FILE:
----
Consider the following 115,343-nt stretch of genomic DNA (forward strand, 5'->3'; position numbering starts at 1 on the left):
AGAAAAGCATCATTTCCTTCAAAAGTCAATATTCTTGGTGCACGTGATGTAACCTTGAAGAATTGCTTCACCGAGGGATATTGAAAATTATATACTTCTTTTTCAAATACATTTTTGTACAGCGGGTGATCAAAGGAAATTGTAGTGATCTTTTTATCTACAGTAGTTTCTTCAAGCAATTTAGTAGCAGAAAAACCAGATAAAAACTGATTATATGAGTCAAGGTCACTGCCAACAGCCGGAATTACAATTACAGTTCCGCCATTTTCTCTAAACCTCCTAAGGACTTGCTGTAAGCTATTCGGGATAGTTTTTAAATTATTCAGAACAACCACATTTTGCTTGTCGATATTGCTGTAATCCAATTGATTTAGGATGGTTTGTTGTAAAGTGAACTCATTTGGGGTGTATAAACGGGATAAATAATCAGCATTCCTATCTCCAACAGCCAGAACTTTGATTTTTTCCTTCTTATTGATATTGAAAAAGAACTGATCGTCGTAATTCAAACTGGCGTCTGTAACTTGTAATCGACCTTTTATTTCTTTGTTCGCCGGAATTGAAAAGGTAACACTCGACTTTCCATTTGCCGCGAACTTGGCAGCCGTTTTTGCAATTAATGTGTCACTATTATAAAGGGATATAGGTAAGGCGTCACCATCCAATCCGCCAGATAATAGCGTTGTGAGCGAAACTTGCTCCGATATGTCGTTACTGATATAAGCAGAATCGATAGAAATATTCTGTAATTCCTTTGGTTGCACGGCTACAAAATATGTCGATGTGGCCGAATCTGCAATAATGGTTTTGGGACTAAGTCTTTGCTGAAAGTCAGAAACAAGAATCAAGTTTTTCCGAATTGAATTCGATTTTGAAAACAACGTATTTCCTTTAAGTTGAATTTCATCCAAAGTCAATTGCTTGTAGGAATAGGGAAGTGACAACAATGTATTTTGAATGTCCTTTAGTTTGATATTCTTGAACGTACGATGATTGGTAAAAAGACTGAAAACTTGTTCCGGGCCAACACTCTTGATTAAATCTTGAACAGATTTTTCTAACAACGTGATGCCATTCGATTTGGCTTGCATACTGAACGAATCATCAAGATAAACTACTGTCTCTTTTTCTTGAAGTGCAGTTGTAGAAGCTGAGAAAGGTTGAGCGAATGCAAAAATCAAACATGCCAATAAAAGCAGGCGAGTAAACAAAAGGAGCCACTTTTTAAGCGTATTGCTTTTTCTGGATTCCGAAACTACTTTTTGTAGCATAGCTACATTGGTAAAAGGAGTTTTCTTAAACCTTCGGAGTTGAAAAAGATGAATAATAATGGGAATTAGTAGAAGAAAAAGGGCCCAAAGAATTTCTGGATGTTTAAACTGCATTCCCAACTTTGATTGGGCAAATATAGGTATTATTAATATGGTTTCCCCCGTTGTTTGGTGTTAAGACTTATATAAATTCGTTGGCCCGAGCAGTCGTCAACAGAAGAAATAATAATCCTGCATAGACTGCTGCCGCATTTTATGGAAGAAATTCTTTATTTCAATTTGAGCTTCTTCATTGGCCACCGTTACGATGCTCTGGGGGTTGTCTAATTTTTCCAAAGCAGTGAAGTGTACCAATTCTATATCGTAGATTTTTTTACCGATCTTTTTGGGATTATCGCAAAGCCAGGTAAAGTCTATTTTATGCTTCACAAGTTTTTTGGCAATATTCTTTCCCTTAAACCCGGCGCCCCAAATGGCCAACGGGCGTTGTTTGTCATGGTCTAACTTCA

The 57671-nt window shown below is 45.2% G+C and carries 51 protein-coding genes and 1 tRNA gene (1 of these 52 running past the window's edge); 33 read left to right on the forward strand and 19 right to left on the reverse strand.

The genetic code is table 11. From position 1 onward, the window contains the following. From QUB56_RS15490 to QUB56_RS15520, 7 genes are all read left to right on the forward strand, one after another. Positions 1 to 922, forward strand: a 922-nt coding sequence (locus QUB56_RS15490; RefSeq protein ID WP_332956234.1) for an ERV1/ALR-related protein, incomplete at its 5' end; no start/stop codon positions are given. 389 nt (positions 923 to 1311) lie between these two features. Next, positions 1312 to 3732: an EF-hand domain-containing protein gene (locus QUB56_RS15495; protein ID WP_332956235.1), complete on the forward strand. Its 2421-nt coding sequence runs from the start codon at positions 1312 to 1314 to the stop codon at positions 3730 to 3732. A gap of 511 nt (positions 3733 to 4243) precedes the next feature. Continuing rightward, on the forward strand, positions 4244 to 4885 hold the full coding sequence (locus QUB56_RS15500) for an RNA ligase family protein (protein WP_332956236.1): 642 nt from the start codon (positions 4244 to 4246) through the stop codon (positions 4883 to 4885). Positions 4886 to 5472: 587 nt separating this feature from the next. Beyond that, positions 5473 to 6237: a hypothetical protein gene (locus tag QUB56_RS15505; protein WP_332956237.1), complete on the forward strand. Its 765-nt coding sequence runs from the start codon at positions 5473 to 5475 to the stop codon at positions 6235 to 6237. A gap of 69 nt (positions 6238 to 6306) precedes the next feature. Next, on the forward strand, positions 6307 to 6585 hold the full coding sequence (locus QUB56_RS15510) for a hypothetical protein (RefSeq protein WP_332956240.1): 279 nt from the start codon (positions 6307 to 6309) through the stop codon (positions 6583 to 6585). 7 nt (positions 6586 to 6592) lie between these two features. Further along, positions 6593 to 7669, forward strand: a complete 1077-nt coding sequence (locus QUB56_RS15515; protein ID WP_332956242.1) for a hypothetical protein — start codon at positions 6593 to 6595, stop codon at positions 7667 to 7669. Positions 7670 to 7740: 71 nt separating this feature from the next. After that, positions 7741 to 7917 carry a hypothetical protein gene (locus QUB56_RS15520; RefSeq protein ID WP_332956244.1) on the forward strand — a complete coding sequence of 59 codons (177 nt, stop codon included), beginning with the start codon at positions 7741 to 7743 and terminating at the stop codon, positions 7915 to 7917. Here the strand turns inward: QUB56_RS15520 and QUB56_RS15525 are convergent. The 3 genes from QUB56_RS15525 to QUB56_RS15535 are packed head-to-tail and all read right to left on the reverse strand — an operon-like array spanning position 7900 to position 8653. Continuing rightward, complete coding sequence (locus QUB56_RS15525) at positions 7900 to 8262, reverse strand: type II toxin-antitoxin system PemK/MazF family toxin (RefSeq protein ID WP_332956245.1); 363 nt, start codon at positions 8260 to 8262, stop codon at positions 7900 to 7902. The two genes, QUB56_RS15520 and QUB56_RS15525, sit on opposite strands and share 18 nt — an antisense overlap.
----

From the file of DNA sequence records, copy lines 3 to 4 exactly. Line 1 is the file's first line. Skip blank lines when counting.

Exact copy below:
The 57671-nt window shown below is 45.2% G+C and carries 51 protein-coding genes and 1 tRNA gene (1 of these 52 running past the window's edge); 33 read left to right on the forward strand and 19 right to left on the reverse strand.

The genetic code is table 11. From position 1 onward, the window contains the following. From QUB56_RS15490 to QUB56_RS15520, 7 genes are all read left to right on the forward strand, one after another. Positions 1 to 922, forward strand: a 922-nt coding sequence (locus QUB56_RS15490; RefSeq protein ID WP_332956234.1) for an ERV1/ALR-related protein, incomplete at its 5' end; no start/stop codon positions are given. 389 nt (positions 923 to 1311) lie between these two features. Next, positions 1312 to 3732: an EF-hand domain-containing protein gene (locus QUB56_RS15495; protein ID WP_332956235.1), complete on the forward strand. Its 2421-nt coding sequence runs from the start codon at positions 1312 to 1314 to the stop codon at positions 3730 to 3732. A gap of 511 nt (positions 3733 to 4243) precedes the next feature. Continuing rightward, on the forward strand, positions 4244 to 4885 hold the full coding sequence (locus QUB56_RS15500) for an RNA ligase family protein (protein WP_332956236.1): 642 nt from the start codon (positions 4244 to 4246) through the stop codon (positions 4883 to 4885). Positions 4886 to 5472: 587 nt separating this feature from the next. Beyond that, positions 5473 to 6237: a hypothetical protein gene (locus tag QUB56_RS15505; protein WP_332956237.1), complete on the forward strand. Its 765-nt coding sequence runs from the start codon at positions 5473 to 5475 to the stop codon at positions 6235 to 6237. A gap of 69 nt (positions 6238 to 6306) precedes the next feature. Next, on the forward strand, positions 6307 to 6585 hold the full coding sequence (locus QUB56_RS15510) for a hypothetical protein (RefSeq protein WP_332956240.1): 279 nt from the start codon (positions 6307 to 6309) through the stop codon (positions 6583 to 6585). 7 nt (positions 6586 to 6592) lie between these two features. Further along, positions 6593 to 7669, forward strand: a complete 1077-nt coding sequence (locus QUB56_RS15515; protein ID WP_332956242.1) for a hypothetical protein — start codon at positions 6593 to 6595, stop codon at positions 7667 to 7669. Positions 7670 to 7740: 71 nt separating this feature from the next. After that, positions 7741 to 7917 carry a hypothetical protein gene (locus QUB56_RS15520; RefSeq protein ID WP_332956244.1) on the forward strand — a complete coding sequence of 59 codons (177 nt, stop codon included), beginning with the start codon at positions 7741 to 7743 and terminating at the stop codon, positions 7915 to 7917. Here the strand turns inward: QUB56_RS15520 and QUB56_RS15525 are convergent. The 3 genes from QUB56_RS15525 to QUB56_RS15535 are packed head-to-tail and all read right to left on the reverse strand — an operon-like array spanning position 7900 to position 8653. Continuing rightward, complete coding sequence (locus QUB56_RS15525) at positions 7900 to 8262, reverse strand: type II toxin-antitoxin system PemK/MazF family toxin (RefSeq protein ID WP_332956245.1); 363 nt, start codon at positions 8260 to 8262, stop codon at positions 7900 to 7902. The two genes, QUB56_RS15520 and QUB56_RS15525, sit on opposite strands and share 18 nt — an antisense overlap.